omniJS :: What editors are people using for testing omniJS code?

What editors (and perhaps extensions ?) are people using when testing and adjusting omniJS code in the Omni Automation Console ?

Here, FWIW:

I don’t do much at present but my go to tool has been Textastic - on iPad OS.

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Of course – I was thinking a bit mac-centrically.

And I forget, can we install any standard formatters, linters, etc in Textastic ?

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I’ve been limping along with what little I’ve been able to do in BBEdit.

I see you’ve (apparently) moved from Atom.

Coming from AppleScript (and a little JXA in Script Editor), I’m frustrated by the Omni Automation Console. Why just that one line to paste into? How does one use it effectively in conjunction with a text editor?

How does one use it effectively in conjunction with a text editor?

The cycle of testing and updating is a lot easier with text editor:

  • if you assign any names in the Console directly, they will hang around unseen, polluting the global namespace, and and can interfere with other scripts run later
  • anything written directly in the Console is hard to find and modify.

The best approach is to edit your test samples in a template like:

(async () => {
    "use strict";

    const main = () => {

         // main script logic here

    // --------------------- GENERIC ---------------------

    // reusable general functions here

    return main();

and then:

  1. paste the whole thing into the console line
  2. hit enter to see what happens
  3. adjust and paste again …

( worth assigning the template to a keystroke or expansion string in something like Typinator or Keyboard Maestro )

The async keyword there is optional, but it allows you to use the await keyword in your script, which can make it simpler to deal with things like dialogs, and generally fetching data from outside the JavaScript interpreter)


FYI, As Rob helpfully points out, to avoid namespace issues you may wish to wrap code when entered in the Console. In the Toolbar page of the Console section of the omni-automation website is a plug-in designed to be put on the Console toolbar, and when it is clicked, will put a wrapper on the clipboard for you. Edit the plug-in to change the wrapper code to suit your needs. Cheers!


Perhaps worth clarifying the rarer contexts in which wrapping omniJS code in an “IIFE” wrapper (Immediately Invoked Function Expression) is optional:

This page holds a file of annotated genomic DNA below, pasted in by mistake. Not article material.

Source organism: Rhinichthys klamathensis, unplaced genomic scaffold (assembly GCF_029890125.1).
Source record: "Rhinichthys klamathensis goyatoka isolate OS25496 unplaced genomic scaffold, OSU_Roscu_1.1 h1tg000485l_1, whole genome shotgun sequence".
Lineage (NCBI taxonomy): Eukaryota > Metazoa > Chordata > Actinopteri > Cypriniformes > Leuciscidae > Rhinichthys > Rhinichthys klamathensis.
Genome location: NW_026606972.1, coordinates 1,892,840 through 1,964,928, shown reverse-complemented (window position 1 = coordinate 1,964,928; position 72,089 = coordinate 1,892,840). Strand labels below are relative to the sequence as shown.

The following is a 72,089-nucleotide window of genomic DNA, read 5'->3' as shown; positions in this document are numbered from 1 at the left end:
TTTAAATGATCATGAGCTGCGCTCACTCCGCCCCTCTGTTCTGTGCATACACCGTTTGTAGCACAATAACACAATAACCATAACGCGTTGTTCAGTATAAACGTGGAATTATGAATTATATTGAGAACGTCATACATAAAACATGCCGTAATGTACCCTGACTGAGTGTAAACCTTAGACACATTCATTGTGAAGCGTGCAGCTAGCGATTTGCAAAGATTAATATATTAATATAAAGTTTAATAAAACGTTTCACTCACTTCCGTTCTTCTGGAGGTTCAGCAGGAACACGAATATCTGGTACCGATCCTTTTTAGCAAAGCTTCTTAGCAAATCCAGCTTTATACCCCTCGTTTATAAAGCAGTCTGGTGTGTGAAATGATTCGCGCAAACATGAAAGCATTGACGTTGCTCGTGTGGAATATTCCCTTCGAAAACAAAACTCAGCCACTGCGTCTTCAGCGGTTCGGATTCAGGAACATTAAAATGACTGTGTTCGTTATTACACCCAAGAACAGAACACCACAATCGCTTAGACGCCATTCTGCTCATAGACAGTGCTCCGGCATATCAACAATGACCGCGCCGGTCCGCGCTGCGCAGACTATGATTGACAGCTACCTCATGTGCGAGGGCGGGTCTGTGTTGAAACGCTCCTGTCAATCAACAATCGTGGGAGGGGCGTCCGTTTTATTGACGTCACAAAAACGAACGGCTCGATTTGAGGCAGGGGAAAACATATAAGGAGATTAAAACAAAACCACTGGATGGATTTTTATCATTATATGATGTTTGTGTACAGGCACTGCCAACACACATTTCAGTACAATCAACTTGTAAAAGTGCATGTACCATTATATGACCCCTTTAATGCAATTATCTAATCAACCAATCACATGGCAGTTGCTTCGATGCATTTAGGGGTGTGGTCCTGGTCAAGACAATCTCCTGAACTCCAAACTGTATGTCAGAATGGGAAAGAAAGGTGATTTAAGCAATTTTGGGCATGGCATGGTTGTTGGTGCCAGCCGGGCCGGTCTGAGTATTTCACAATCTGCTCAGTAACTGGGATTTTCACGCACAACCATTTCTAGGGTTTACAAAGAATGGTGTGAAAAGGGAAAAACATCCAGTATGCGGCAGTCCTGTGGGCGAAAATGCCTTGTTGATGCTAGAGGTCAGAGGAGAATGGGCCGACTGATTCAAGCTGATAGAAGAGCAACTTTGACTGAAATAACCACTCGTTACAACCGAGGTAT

• You can safely “go without a mask” only if you are entering a one-liner which doesn’t declare any variable names.
  • you do need the (async () => { \\ code here })() wrapper if you give a value a name.

(Without the wrapper, any names you declare don’t go away, and lurk around invisibly – they are written into a persistent global name-space. They may create puzzling problems for scripts run later on.)

It’s good to see that the omni-automation site has made a step towards encouraging use of an IIFE wrapper – many of the examples on that site are still creating confusion, by showcasing unwrapped code and the use of the problematic and deprecated “var” keyword.

(This was rationalised, at one point, as a way of suppressing error messages associated with not using an IIFE wrapper)

Customers will decide for themselves whether installing a plugin just to get IIFE wrappers is worthwhile, but we should probably point out that the current draft of that plugin still has a few gaps and quirks:


  1. The IIFE wrapper which that plugin offers lacks the opening "use strict"; line, and this reduces the quality and informativeness of the helpful messages which customers will get from the JavaScript interpreter.
  2. The IIFE wrapper also lacks the async keyword, which enables use of the simplifying await pattern when dealing with things like user dialogs and data fetching. Without it, customers will have to use the more complex “promise chaining” methods.


  • The plugin itself is still show-casing the deprecated “var” keyword, which exposes customers unnecessarily to a particular class of puzzling bugs.
  • It also showcases the more complex and very rarely needed function() {...} form, in lieu of the simpler => arrow function syntax.
  • It sensibly introduces uses the default ; to clearly terminate statements, but confuses us a little by doing that inconsistently.

(ESLint – for which Visual Studio Code has a plugin – can immediately warn of, and in many cases automatically fix, this kind of thing)

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I’m sorry I don’t know. I need to experiment more with this. Unfortunately (?) :-) I have lots of creative projects on the go at the moment…

Good luck with the projects !

( My local macOS copy of Textastic doesn’t seem to have a general plugin interface beyond one for text snippets, I’ll pull out iOS and have a look )

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